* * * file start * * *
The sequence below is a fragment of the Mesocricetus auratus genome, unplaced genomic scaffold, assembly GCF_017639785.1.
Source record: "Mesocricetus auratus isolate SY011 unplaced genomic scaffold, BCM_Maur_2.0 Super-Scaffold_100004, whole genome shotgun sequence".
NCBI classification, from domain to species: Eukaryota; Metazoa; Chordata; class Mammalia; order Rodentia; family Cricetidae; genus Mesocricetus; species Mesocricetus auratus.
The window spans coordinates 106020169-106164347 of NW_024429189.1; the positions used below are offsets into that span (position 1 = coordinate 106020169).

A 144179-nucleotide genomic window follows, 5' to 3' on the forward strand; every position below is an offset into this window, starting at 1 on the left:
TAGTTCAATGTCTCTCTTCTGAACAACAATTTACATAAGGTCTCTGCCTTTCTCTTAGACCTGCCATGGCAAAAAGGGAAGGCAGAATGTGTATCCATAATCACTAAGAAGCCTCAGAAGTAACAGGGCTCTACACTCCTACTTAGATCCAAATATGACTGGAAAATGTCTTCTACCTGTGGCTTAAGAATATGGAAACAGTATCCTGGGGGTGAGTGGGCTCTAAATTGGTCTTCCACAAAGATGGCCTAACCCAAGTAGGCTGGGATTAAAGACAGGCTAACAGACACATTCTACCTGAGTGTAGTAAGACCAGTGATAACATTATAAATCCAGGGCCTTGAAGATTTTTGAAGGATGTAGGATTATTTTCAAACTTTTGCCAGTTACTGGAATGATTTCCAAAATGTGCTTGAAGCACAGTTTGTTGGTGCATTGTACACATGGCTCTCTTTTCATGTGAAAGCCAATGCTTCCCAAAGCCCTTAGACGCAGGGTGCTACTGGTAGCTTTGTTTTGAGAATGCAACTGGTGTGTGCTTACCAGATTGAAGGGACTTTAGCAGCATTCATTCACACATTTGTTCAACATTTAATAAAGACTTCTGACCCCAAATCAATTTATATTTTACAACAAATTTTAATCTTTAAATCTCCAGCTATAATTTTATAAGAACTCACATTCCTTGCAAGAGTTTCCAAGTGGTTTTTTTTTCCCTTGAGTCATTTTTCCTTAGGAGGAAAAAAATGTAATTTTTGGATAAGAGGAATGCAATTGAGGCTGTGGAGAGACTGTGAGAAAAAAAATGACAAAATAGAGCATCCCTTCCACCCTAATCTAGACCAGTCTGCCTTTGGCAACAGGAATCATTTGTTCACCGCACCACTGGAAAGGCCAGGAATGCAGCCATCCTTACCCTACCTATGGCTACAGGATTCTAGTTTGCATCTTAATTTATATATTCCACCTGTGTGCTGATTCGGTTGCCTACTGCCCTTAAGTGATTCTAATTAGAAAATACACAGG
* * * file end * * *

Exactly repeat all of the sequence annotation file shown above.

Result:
The sequence below is a fragment of the Mesocricetus auratus genome, unplaced genomic scaffold, assembly GCF_017639785.1.
Source record: "Mesocricetus auratus isolate SY011 unplaced genomic scaffold, BCM_Maur_2.0 Super-Scaffold_100004, whole genome shotgun sequence".
NCBI classification, from domain to species: Eukaryota; Metazoa; Chordata; class Mammalia; order Rodentia; family Cricetidae; genus Mesocricetus; species Mesocricetus auratus.
The window spans coordinates 106020169-106164347 of NW_024429189.1; the positions used below are offsets into that span (position 1 = coordinate 106020169).

A 144179-nucleotide genomic window follows, 5' to 3' on the forward strand; every position below is an offset into this window, starting at 1 on the left:
TAGTTCAATGTCTCTCTTCTGAACAACAATTTACATAAGGTCTCTGCCTTTCTCTTAGACCTGCCATGGCAAAAAGGGAAGGCAGAATGTGTATCCATAATCACTAAGAAGCCTCAGAAGTAACAGGGCTCTACACTCCTACTTAGATCCAAATATGACTGGAAAATGTCTTCTACCTGTGGCTTAAGAATATGGAAACAGTATCCTGGGGGTGAGTGGGCTCTAAATTGGTCTTCCACAAAGATGGCCTAACCCAAGTAGGCTGGGATTAAAGACAGGCTAACAGACACATTCTACCTGAGTGTAGTAAGACCAGTGATAACATTATAAATCCAGGGCCTTGAAGATTTTTGAAGGATGTAGGATTATTTTCAAACTTTTGCCAGTTACTGGAATGATTTCCAAAATGTGCTTGAAGCACAGTTTGTTGGTGCATTGTACACATGGCTCTCTTTTCATGTGAAAGCCAATGCTTCCCAAAGCCCTTAGACGCAGGGTGCTACTGGTAGCTTTGTTTTGAGAATGCAACTGGTGTGTGCTTACCAGATTGAAGGGACTTTAGCAGCATTCATTCACACATTTGTTCAACATTTAATAAAGACTTCTGACCCCAAATCAATTTATATTTTACAACAAATTTTAATCTTTAAATCTCCAGCTATAATTTTATAAGAACTCACATTCCTTGCAAGAGTTTCCAAGTGGTTTTTTTTTCCCTTGAGTCATTTTTCCTTAGGAGGAAAAAAATGTAATTTTTGGATAAGAGGAATGCAATTGAGGCTGTGGAGAGACTGTGAGAAAAAAAATGACAAAATAGAGCATCCCTTCCACCCTAATCTAGACCAGTCTGCCTTTGGCAACAGGAATCATTTGTTCACCGCACCACTGGAAAGGCCAGGAATGCAGCCATCCTTACCCTACCTATGGCTACAGGATTCTAGTTTGCATCTTAATTTATATATTCCACCTGTGTGCTGATTCGGTTGCCTACTGCCCTTAAGTGATTCTAATTAGAAAATACACAGG